St. John's Wort - This herb is used to treat depression. Don't take it while breastfeeding as no studies have been done to see if it's safe for nursing moms. It could affect milk production and may increase the metabolism of other drugs.
Alcohol, Caffeine, and Nicotine
It's just as important to safeguard your baby from the ill effects of alcohol, nicotine, and caffeine while breastfeeding as it was when you were pregnant.
Alcohol - Although alcohol passes through your milk, the amount your baby gets is much less than the amount you drink. Studies have shown that alcohol levels in breast milk peak about 30 to 90 minutes after one drink.
It's probably fine to have one or two glasses of beer or wine a week. If you want to indulge and are concerned about any alcohol passing to your baby, wait until the last feeding of the day — just after you nurse rather than just before — to allow a couple of hours per drink for the alcohol to metabolize.
Caffeine - Your baby may be more irritable and feed more frequently if you ingest a lot of caffeine. Babies can't get rid of caffeine efficiently, so it can build up in their systems. Remember, caffeine can be found in chocolate, soft drinks, and some herbal teas and medications, in addition to coffee and tea. Too much caffeine can also cause sleep problems and nervousness. One or two cups of coffee a day won't harm your baby, but try to avoid caffeine or at least reduce your intake while you're breastfeeding. Try drinking decaffeinated coffee and tea and avoid colas and other carbonated drinks that have added caffeine.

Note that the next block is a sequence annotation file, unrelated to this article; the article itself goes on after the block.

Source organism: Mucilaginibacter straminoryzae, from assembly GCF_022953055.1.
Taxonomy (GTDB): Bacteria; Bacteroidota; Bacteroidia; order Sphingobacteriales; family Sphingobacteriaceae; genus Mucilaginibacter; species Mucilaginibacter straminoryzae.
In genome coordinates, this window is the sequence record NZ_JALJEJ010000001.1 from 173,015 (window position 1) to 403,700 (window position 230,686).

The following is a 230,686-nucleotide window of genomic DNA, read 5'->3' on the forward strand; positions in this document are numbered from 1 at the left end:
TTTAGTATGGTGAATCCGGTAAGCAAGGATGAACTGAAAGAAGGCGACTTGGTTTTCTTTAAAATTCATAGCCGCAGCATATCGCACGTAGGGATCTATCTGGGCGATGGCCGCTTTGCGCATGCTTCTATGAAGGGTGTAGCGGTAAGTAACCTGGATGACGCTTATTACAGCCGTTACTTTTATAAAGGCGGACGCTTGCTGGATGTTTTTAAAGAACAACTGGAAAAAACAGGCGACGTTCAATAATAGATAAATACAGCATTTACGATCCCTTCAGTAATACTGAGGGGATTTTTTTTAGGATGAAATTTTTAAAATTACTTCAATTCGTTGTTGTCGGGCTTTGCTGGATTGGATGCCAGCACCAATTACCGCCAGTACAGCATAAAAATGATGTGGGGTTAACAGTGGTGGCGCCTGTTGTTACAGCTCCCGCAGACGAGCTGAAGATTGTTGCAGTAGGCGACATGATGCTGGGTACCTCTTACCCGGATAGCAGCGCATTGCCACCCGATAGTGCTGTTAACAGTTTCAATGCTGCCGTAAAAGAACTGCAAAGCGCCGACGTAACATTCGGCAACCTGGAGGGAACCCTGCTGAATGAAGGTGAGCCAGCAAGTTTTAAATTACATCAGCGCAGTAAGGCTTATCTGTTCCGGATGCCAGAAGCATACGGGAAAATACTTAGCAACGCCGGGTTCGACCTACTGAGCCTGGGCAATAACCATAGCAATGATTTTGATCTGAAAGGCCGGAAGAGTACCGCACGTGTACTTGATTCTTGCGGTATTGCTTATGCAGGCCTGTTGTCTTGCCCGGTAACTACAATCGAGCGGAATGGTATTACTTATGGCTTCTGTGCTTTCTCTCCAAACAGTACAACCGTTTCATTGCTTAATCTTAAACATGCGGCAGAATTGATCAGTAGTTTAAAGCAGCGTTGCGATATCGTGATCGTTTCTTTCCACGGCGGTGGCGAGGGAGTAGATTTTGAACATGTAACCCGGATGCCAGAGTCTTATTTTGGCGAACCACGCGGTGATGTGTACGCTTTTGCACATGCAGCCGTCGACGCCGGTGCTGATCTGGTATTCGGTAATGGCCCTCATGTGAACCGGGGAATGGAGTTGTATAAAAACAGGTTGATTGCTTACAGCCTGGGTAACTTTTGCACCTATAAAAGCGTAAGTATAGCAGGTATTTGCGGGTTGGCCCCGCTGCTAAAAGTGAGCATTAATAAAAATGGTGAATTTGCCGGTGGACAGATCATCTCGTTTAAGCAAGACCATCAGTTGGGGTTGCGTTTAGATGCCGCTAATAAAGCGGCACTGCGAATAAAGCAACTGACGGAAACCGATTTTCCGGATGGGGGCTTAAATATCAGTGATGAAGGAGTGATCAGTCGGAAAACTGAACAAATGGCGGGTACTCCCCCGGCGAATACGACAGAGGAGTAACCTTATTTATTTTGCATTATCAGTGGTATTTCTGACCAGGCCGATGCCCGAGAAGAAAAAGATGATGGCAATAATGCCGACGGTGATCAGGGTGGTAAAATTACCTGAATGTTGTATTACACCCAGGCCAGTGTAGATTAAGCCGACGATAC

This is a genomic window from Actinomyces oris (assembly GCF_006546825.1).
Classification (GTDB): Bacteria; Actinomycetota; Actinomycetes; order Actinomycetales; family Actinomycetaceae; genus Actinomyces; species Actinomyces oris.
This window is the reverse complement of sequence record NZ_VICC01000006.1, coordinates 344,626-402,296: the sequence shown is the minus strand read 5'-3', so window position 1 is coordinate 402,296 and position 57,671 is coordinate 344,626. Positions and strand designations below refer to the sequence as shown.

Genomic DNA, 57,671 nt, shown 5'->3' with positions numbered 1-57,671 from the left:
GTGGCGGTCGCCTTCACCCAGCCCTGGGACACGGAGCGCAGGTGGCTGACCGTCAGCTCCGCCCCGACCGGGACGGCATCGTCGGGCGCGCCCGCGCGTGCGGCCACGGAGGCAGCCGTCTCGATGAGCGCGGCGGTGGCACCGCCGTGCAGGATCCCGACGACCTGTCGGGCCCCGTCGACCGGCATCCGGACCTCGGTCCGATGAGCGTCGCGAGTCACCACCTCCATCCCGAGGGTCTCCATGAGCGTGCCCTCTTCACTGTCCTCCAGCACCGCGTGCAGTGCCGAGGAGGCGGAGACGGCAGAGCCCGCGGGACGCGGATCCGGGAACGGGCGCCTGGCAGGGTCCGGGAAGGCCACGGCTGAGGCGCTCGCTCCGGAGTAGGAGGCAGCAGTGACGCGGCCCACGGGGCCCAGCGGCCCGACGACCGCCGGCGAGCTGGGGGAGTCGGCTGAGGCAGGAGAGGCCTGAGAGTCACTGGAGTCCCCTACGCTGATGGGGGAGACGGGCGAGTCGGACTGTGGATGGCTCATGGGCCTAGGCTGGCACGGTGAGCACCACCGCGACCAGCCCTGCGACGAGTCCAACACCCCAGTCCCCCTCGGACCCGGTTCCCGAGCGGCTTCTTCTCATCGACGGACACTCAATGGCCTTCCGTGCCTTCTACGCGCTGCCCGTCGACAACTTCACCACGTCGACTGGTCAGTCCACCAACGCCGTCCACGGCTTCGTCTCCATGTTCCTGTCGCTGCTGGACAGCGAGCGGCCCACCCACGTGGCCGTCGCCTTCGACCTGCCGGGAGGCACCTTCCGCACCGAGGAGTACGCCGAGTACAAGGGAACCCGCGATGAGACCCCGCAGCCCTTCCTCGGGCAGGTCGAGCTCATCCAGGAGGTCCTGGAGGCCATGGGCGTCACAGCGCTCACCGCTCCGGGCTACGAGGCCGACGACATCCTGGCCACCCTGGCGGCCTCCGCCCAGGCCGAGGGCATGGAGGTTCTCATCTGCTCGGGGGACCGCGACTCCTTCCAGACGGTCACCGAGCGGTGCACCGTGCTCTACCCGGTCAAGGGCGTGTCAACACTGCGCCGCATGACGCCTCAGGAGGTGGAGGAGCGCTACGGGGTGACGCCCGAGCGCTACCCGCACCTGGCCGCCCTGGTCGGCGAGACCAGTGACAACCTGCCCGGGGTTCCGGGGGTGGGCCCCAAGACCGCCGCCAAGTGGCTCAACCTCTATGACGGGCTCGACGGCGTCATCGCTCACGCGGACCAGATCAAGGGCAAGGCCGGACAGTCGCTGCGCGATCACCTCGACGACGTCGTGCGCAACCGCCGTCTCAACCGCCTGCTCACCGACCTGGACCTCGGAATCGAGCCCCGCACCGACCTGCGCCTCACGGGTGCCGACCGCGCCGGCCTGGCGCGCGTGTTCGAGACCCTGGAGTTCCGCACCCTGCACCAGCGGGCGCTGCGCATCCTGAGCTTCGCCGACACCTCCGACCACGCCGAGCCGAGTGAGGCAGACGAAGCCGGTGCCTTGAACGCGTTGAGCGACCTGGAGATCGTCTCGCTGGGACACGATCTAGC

Nicotine - Nicotine ingested by smoking tobacco can get into breast milk. Heavy smoking (more than a pack a day) has been known to decrease milk production and to cause vomiting, diarrhea, rapid heart rate, and restlessness in babies. In general, though, nicotine is not easily absorbed into a baby's intestinal tract and is quickly metabolized.
Babies of smokers are prone to colic and respiratory infections and smoking can increase the risk of SIDS in newborns (but breastfed babies of smokers are still healthier than their formula-fed peers). Stop smoking, for you and your baby's sake. But if you just can't quit while you're nursing, try cutting back on the number of cigarettes you smoke each day, and don't smoke just before breastfeeding or around your baby, especially indoors.